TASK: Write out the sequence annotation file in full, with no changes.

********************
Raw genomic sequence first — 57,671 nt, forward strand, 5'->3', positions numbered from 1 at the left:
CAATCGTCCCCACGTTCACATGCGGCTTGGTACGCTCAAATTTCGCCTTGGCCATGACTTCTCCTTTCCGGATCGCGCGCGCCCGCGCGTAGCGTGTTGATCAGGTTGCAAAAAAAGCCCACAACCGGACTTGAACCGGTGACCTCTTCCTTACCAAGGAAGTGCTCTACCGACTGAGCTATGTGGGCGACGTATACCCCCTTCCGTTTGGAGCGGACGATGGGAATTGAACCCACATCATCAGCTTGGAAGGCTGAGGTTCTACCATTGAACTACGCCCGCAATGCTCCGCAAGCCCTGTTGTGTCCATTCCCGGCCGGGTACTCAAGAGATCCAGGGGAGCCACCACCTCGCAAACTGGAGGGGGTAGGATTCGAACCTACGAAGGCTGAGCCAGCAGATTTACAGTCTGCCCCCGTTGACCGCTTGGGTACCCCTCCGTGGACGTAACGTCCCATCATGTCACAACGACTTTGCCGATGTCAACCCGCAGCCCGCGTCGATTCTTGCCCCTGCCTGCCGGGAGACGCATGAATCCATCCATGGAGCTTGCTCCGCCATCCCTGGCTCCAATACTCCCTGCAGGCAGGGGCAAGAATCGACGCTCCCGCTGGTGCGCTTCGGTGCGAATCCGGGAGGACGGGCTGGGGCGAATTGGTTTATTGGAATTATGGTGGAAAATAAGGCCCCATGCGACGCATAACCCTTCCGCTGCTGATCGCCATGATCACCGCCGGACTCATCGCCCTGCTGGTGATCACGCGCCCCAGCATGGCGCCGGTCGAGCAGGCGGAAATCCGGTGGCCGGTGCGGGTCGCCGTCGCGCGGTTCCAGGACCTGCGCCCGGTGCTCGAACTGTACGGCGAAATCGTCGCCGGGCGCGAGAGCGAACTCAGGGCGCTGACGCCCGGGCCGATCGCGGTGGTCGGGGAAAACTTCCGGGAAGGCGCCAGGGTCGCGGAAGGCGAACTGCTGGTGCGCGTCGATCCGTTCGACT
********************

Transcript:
Raw genomic sequence first — 57,671 nt, forward strand, 5'->3', positions numbered from 1 at the left:
CAATCGTCCCCACGTTCACATGCGGCTTGGTACGCTCAAATTTCGCCTTGGCCATGACTTCTCCTTTCCGGATCGCGCGCGCCCGCGCGTAGCGTGTTGATCAGGTTGCAAAAAAAGCCCACAACCGGACTTGAACCGGTGACCTCTTCCTTACCAAGGAAGTGCTCTACCGACTGAGCTATGTGGGCGACGTATACCCCCTTCCGTTTGGAGCGGACGATGGGAATTGAACCCACATCATCAGCTTGGAAGGCTGAGGTTCTACCATTGAACTACGCCCGCAATGCTCCGCAAGCCCTGTTGTGTCCATTCCCGGCCGGGTACTCAAGAGATCCAGGGGAGCCACCACCTCGCAAACTGGAGGGGGTAGGATTCGAACCTACGAAGGCTGAGCCAGCAGATTTACAGTCTGCCCCCGTTGACCGCTTGGGTACCCCTCCGTGGACGTAACGTCCCATCATGTCACAACGACTTTGCCGATGTCAACCCGCAGCCCGCGTCGATTCTTGCCCCTGCCTGCCGGGAGACGCATGAATCCATCCATGGAGCTTGCTCCGCCATCCCTGGCTCCAATACTCCCTGCAGGCAGGGGCAAGAATCGACGCTCCCGCTGGTGCGCTTCGGTGCGAATCCGGGAGGACGGGCTGGGGCGAATTGGTTTATTGGAATTATGGTGGAAAATAAGGCCCCATGCGACGCATAACCCTTCCGCTGCTGATCGCCATGATCACCGCCGGACTCATCGCCCTGCTGGTGATCACGCGCCCCAGCATGGCGCCGGTCGAGCAGGCGGAAATCCGGTGGCCGGTGCGGGTCGCCGTCGCGCGGTTCCAGGACCTGCGCCCGGTGCTCGAACTGTACGGCGAAATCGTCGCCGGGCGCGAGAGCGAACTCAGGGCGCTGACGCCCGGGCCGATCGCGGTGGTCGGGGAAAACTTCCGGGAAGGCGCCAGGGTCGCGGAAGGCGAACTGCTGGTGCGCGTCGATCCGTTCGACT